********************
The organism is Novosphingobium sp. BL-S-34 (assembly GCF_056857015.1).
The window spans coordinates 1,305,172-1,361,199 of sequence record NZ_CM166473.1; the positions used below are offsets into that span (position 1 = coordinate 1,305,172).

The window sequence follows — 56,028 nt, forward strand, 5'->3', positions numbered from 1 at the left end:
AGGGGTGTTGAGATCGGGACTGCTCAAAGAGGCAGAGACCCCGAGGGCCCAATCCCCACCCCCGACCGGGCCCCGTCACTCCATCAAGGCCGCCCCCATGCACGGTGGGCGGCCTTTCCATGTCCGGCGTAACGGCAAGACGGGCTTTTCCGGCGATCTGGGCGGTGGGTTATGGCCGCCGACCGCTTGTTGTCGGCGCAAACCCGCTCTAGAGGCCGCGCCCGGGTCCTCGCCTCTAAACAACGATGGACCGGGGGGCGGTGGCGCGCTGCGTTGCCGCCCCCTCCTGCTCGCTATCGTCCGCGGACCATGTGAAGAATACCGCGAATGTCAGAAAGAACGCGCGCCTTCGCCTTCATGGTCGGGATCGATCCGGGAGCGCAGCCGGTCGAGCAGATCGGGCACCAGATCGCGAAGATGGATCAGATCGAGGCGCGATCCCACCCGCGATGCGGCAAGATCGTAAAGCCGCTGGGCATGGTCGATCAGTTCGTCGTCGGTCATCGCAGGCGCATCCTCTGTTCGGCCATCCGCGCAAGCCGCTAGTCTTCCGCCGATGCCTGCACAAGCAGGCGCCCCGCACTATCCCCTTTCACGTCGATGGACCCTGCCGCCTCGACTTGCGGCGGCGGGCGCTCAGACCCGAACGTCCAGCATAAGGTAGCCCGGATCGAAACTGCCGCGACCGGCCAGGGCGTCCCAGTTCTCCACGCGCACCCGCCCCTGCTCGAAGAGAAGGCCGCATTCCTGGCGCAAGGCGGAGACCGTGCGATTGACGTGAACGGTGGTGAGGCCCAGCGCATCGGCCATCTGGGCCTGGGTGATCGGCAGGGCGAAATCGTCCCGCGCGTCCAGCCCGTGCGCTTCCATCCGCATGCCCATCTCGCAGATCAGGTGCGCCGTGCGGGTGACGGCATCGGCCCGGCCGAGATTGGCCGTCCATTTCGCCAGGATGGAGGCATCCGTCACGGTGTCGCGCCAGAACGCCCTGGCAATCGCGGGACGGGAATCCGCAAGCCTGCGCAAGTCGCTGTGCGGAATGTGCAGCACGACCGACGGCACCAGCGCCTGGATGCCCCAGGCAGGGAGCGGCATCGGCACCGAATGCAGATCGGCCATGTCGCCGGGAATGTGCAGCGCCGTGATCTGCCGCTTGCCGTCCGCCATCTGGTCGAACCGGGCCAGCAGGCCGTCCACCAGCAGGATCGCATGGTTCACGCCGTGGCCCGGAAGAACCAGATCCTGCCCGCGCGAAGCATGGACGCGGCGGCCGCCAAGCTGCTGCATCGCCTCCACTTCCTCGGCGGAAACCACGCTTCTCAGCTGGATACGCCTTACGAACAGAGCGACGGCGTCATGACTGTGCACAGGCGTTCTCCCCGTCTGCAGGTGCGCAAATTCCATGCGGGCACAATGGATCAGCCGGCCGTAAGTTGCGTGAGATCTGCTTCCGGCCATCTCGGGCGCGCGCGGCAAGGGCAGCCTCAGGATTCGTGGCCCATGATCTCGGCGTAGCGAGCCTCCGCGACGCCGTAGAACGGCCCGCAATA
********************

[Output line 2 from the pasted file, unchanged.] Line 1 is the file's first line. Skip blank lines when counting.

The window spans coordinates 1,305,172-1,361,199 of sequence record NZ_CM166473.1; the positions used below are offsets into that span (position 1 = coordinate 1,305,172).